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How to Address Fraud in Your Purchase-to-Pay Cycle
By John Verver

Government finance professionals constantly face the difficulties of fraud and errors in the procurement and vendor payment process. These issues can be caused both intentionally and unintentionally by vendors and employees.  

Funds flowing through government purchase-to-pay systems are so large that even a very low rate of error or fraud can mean eye-popping losses, which you are extremely likely to overlook if relying only on enterprise resource planning (ERP) enforced controls.

Vendor billing errors remain among the most common problems in purchase-to-pay systems. Many instances are simply process errors inadvertently made by vendor systems or employees. However, there can also be deliberate attempts to defraud, by vendors or by colluding employees, simply because they know that invoice errors can occur and remain undetected.


Duplicate data and poor-quality data are often a very expensive problem for organizations, both in terms of overpayments and time wasted in resolving issues. Clearly, if this is possible in your environment, performance is being affected.

ERPs will not allow the same invoice number for the same vendor to be entered twice, but what if the invoice number is accidentally or deliberately mis-keyed? What if there are actually two different accounts for the same vendor, with slightly different name spellings? This is definitely happening.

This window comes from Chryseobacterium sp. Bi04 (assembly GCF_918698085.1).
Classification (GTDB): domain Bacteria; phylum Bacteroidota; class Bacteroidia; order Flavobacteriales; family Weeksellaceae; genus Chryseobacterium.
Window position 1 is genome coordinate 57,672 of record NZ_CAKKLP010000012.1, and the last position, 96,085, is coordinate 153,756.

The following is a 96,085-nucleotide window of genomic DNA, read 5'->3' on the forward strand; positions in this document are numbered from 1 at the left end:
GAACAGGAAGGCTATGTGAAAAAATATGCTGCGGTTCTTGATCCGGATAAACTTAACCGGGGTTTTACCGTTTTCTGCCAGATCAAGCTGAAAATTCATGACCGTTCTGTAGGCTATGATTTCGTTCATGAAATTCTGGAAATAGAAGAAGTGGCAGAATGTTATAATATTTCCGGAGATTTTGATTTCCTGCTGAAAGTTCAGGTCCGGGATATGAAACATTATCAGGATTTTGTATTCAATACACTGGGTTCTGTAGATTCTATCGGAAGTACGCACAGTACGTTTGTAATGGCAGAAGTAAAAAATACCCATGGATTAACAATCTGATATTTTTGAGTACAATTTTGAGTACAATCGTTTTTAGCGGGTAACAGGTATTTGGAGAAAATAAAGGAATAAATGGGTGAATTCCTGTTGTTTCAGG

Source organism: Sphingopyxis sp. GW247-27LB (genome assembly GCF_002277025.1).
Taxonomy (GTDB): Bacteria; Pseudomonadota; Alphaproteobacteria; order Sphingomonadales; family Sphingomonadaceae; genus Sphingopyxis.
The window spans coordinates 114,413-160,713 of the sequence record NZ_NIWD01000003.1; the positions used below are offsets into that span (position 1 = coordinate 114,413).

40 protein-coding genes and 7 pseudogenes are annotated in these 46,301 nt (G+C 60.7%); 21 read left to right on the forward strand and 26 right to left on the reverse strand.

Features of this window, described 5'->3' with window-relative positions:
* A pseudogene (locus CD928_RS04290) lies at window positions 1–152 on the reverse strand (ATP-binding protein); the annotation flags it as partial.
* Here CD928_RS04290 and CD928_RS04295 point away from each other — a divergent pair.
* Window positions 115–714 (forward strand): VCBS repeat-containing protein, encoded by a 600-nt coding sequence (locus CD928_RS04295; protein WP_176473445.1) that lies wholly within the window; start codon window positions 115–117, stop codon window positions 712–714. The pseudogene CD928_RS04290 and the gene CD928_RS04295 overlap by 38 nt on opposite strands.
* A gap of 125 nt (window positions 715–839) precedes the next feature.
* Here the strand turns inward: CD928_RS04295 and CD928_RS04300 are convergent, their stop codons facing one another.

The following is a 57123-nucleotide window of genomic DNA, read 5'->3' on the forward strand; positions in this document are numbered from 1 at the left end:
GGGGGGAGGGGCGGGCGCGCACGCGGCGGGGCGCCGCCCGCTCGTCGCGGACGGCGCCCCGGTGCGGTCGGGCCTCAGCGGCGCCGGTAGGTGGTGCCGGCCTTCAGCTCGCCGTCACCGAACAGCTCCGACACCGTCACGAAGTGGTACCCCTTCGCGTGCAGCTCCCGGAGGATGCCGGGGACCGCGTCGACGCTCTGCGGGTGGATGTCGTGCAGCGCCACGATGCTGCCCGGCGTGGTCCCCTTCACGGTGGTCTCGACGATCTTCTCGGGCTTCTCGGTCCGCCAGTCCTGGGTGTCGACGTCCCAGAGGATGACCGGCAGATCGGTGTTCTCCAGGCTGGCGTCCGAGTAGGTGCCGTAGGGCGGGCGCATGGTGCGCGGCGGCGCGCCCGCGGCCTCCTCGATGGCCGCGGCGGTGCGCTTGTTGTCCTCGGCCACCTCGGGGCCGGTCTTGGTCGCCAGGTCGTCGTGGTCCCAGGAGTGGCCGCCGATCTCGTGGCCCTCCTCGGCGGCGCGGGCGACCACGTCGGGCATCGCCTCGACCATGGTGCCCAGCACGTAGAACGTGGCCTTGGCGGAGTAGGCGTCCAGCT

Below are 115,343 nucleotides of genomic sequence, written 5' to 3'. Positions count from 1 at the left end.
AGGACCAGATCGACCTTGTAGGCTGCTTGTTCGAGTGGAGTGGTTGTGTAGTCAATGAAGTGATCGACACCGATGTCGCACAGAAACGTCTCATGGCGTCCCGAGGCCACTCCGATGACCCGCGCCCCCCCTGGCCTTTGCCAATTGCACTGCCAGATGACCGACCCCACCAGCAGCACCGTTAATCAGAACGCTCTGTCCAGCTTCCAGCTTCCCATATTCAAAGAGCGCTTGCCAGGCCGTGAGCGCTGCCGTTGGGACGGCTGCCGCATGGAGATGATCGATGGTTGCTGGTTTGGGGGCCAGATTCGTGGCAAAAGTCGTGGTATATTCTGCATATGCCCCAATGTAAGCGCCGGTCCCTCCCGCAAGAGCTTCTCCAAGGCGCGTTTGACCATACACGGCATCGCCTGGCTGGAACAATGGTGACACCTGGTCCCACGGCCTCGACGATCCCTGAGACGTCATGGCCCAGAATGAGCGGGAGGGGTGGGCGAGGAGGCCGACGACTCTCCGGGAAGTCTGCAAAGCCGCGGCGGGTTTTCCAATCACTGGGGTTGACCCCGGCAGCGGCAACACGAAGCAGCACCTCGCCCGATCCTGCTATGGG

Another control weakness arises when vendors are set up more than once in the system. This often occurs because of variations in the spellings of corporate names when they are entered. An ERP system will normally prevent a duplicate vendor from being established if name and address information are identical. But if they differ sufficiently, the entries are accepted.


Data analysis is very effective at analyzing entire vendor databases and finding instances of data duplication and error. It uses sophisticated algorithms to find misspellings and data entry errors. In the case of vendor processes, it can be used to analyze all purchase and payment transactions over a period of time and look for combinations of variables that indicate a likely problem. Tests can identify an identical amount paid to a vendor within a given timeframe, or an identical invoice number and amount paid to two different vendors.

It is not unusual to apply up to 10 different variations of potential duplicate tests that can bring problems to light. Excessive numbers of false positives are managed by allowing the search parameters and combinations to be varied by an authorized user of the monitoring system.


John Verver, CPA CA, CISA, CMC is currently an Advisor to ACL. John is acknowledged as an expert authority and domain thought leader on the use of enterprise governance technology, particularly data analytics and data automation for audit, risk management, and compliance. To learn more about ACL's solution for local governments, visit www.acl.com.